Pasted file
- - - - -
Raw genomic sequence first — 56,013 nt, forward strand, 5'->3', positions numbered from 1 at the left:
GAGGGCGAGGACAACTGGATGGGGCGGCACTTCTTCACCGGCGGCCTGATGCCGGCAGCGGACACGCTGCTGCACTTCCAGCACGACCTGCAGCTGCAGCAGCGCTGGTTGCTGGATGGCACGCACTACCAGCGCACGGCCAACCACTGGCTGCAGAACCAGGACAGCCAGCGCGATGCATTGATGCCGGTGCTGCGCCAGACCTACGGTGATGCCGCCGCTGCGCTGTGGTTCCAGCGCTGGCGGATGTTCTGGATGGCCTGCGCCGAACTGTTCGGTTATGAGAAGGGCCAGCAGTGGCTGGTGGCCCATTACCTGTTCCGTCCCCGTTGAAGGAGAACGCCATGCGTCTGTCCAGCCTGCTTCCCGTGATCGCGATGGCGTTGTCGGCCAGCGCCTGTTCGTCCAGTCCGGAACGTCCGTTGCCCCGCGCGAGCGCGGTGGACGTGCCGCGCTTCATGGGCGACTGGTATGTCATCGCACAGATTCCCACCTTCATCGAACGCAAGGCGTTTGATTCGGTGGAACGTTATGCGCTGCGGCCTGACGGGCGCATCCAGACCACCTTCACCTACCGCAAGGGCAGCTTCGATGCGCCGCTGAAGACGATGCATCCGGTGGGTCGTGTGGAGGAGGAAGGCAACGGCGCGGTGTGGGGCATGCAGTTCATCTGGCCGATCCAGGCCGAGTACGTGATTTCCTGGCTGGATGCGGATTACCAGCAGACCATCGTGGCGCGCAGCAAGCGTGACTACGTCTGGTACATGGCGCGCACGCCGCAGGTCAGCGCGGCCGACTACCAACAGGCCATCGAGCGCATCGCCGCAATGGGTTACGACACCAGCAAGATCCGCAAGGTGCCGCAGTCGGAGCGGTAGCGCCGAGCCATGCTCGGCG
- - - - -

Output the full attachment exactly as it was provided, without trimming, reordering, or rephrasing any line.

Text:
Raw genomic sequence first — 56,013 nt, forward strand, 5'->3', positions numbered from 1 at the left:
GAGGGCGAGGACAACTGGATGGGGCGGCACTTCTTCACCGGCGGCCTGATGCCGGCAGCGGACACGCTGCTGCACTTCCAGCACGACCTGCAGCTGCAGCAGCGCTGGTTGCTGGATGGCACGCACTACCAGCGCACGGCCAACCACTGGCTGCAGAACCAGGACAGCCAGCGCGATGCATTGATGCCGGTGCTGCGCCAGACCTACGGTGATGCCGCCGCTGCGCTGTGGTTCCAGCGCTGGCGGATGTTCTGGATGGCCTGCGCCGAACTGTTCGGTTATGAGAAGGGCCAGCAGTGGCTGGTGGCCCATTACCTGTTCCGTCCCCGTTGAAGGAGAACGCCATGCGTCTGTCCAGCCTGCTTCCCGTGATCGCGATGGCGTTGTCGGCCAGCGCCTGTTCGTCCAGTCCGGAACGTCCGTTGCCCCGCGCGAGCGCGGTGGACGTGCCGCGCTTCATGGGCGACTGGTATGTCATCGCACAGATTCCCACCTTCATCGAACGCAAGGCGTTTGATTCGGTGGAACGTTATGCGCTGCGGCCTGACGGGCGCATCCAGACCACCTTCACCTACCGCAAGGGCAGCTTCGATGCGCCGCTGAAGACGATGCATCCGGTGGGTCGTGTGGAGGAGGAAGGCAACGGCGCGGTGTGGGGCATGCAGTTCATCTGGCCGATCCAGGCCGAGTACGTGATTTCCTGGCTGGATGCGGATTACCAGCAGACCATCGTGGCGCGCAGCAAGCGTGACTACGTCTGGTACATGGCGCGCACGCCGCAGGTCAGCGCGGCCGACTACCAACAGGCCATCGAGCGCATCGCCGCAATGGGTTACGACACCAGCAAGATCCGCAAGGTGCCGCAGTCGGAGCGGTAGCGCCGAGCCATGCTCGGCG